'Animal Farm,' dogs threaten the farm animalsThe farm is owned by a capitalistic human, but after a revolutionary uprising by the hard-working animals, the self-organized creatures take over its management. The actors speak Georgian, but the story is made clear by English supertitles and more importantly, by powerful acting which vividly portrays the animals, among them horses, pigs, and chickens. The first few weeks after the revolution are idyllic, but then vested interest politics among the animals lead to callous repression. Who better to communicate the dangers of a noble ideology which deteriorates into an ugly dictatorship but a very talented cast from a former communist country?

These plays of wars and ideologies profoundly raise the issue of how human beings should be governed. Since the end of World War II, most of Europe and the Western Hemisphere (except communist Cuba) have evolved into various forms of democracies.  This year, the people of Scotland voted to decide its independence or continuation as part of the United Kingdom. Several plays at the festival dealt with this historic decision.

David Hayman in Pitiless StormThe emotional power of Scottish nationalism is portrayed in “The Pitiless Storm,” written by Chris Dolan. David Hayman, a brilliant actor directed by his son David Hayman Jr, plays a Scottish labor union leader who has been honored with the prestigious award of the Order of the British Empire. He debates whether he should accept the OBE, because accepting an honor from the aristocratic establishment might negate the left-wing working-class politics of his life.

After the performance, Hayman, also a political activist, took questions from the audience. He said Labor Party Prime Ministers Tony Blair and Gordon Brown had betrayed socialist ideals.  He said that a vote for independence would mean for him that Scotland would never again be forced to accept right-wing decisions made in London.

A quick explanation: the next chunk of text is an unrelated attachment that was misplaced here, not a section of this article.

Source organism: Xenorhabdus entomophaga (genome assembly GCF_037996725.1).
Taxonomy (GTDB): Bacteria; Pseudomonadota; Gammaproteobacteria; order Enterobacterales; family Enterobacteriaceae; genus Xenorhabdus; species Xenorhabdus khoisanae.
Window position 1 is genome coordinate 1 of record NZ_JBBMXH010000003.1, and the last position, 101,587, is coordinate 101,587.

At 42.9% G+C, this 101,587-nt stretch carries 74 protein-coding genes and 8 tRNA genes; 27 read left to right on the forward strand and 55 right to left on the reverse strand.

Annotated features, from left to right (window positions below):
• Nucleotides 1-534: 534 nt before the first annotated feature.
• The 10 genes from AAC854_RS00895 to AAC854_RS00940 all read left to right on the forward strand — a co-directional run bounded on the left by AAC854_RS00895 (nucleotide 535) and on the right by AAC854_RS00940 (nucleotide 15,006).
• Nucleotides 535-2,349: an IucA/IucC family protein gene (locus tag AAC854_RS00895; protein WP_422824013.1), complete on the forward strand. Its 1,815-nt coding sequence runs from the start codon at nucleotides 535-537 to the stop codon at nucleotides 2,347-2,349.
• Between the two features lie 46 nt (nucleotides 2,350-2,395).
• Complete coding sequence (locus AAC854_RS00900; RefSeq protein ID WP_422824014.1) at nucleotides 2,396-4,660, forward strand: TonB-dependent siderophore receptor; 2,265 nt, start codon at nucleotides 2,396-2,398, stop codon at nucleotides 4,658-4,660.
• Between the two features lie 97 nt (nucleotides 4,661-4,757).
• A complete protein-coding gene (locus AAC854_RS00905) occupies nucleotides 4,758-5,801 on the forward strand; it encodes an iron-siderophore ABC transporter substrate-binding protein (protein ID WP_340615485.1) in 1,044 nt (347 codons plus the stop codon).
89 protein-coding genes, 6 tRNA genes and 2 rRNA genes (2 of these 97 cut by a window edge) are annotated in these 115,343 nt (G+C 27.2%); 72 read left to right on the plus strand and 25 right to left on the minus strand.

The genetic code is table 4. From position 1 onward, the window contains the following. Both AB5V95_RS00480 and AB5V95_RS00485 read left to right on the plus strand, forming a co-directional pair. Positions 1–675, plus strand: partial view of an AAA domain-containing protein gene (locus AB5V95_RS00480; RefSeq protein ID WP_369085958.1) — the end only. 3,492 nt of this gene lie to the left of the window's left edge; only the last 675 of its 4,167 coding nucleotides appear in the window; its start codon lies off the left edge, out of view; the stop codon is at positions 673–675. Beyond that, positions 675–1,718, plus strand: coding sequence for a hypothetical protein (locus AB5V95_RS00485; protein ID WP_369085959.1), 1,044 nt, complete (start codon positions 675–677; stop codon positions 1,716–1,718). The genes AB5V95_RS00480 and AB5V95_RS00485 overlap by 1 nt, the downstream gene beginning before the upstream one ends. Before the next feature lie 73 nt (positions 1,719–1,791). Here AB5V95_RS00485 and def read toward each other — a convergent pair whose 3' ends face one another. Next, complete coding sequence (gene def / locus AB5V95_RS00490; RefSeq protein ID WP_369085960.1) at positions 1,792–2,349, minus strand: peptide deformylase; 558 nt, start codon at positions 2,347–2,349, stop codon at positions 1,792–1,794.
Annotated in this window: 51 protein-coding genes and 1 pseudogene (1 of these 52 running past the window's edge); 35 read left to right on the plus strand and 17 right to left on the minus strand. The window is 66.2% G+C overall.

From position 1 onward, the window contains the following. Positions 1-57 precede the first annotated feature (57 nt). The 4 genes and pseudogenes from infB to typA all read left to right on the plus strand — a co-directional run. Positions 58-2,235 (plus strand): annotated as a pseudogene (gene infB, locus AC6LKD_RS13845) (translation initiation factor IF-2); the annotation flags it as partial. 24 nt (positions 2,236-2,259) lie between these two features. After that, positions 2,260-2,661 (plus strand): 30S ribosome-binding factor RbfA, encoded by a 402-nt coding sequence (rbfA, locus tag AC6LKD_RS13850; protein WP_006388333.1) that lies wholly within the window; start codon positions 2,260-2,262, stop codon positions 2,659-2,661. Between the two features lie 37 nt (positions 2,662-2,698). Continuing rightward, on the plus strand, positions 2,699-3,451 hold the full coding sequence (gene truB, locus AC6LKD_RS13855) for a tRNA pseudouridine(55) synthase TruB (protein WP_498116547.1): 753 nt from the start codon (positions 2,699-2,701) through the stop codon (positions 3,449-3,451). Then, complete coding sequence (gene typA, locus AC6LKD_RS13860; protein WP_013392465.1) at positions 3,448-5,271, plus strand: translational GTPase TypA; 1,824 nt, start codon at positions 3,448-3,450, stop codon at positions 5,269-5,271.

The same nationalist emotions, running high in Scotland in the month before the referendum, are reflected in “Spoiling” by John McCann and directed by Orla O’Loughlin. The play, which takes place in the future, revolves around Fiona (powerfully acted by Gabriel Quigley), a charismatic woman who had mobilized and inspired working-class voters to support the independence referendum. But after the victory, when she will be named a cabinet minister, the governing party and its political strategists want to control her. They are especially concerned about the potential populist public statements she might make.

Gabriel Quigley as Scottish FM and Richard Clements as party worker in 'Spoiling' photo Jeremy AbrahamsA young party worker, Mark (Richard Clements), has been assigned to manage her, but the tension between his inexperience and her deep, visceral knowledge of Scotland surfaces when he refers to the birth of a new country.  Fiona treats him as an ignorant child, dramatically pointing out that the vote was not a trendy 21st-century event, but the profound re-birth and restoration of an ancient nation. The newly empowered politicians in negotiations with the United Kingdom emphasize the revisionist slogan of “Interdependence.”  Fiona passionately believes that the people voted for independence, but the establishment in both England and Scotland was planning to dilute the impact of the referendum by plotting a de facto reversal of the vote.

The September, 2014 referendum failed. Intriguingly, the youth of Scotland voted strongly in favor of independence, but exit polls showed that it was senior citizens who overwhelmingly voted to stay within the United Kingdom. Edinburgh in the 1990’s built a modern parliament building. A future referendum fueled by plays about Scottish nationalism may once again re-establish the city as the capital of an ancient, sovereign, independent nation.

Globally, with violent flashpoints in the Middle East, Ukraine, Africa and Asia, tragic political conflicts are still with us, even after six thousand years of civilized life. The Fringe Festival shows that theater can powerfully portray the multifaceted dynamics of both the history and future of human governance.

“The Collector,” written and directed by Henry Naylor.
The Bunker Trilogy: Morgana,” written by Jamie Wilkes; directed and designed by Jethro Compton.
Private Peaceful,” adapted and directed by Simon Reade from the story by Michael Morpurgo.
Animal Farm,” adapted and directed by Guy Masterson, Theatre Tours International, featuring the Tumanishvili Film Actors Theatre, Georgia.
The Pitiless Storm,” written by Chris Dolan; directed by David Hayman Jr.
“Spoiling,” written by John McCann; directed by Orla O’Loughlin, at the Traverse Theatre.

Edinburgh Festival Fringe

Photos from publicists and websites.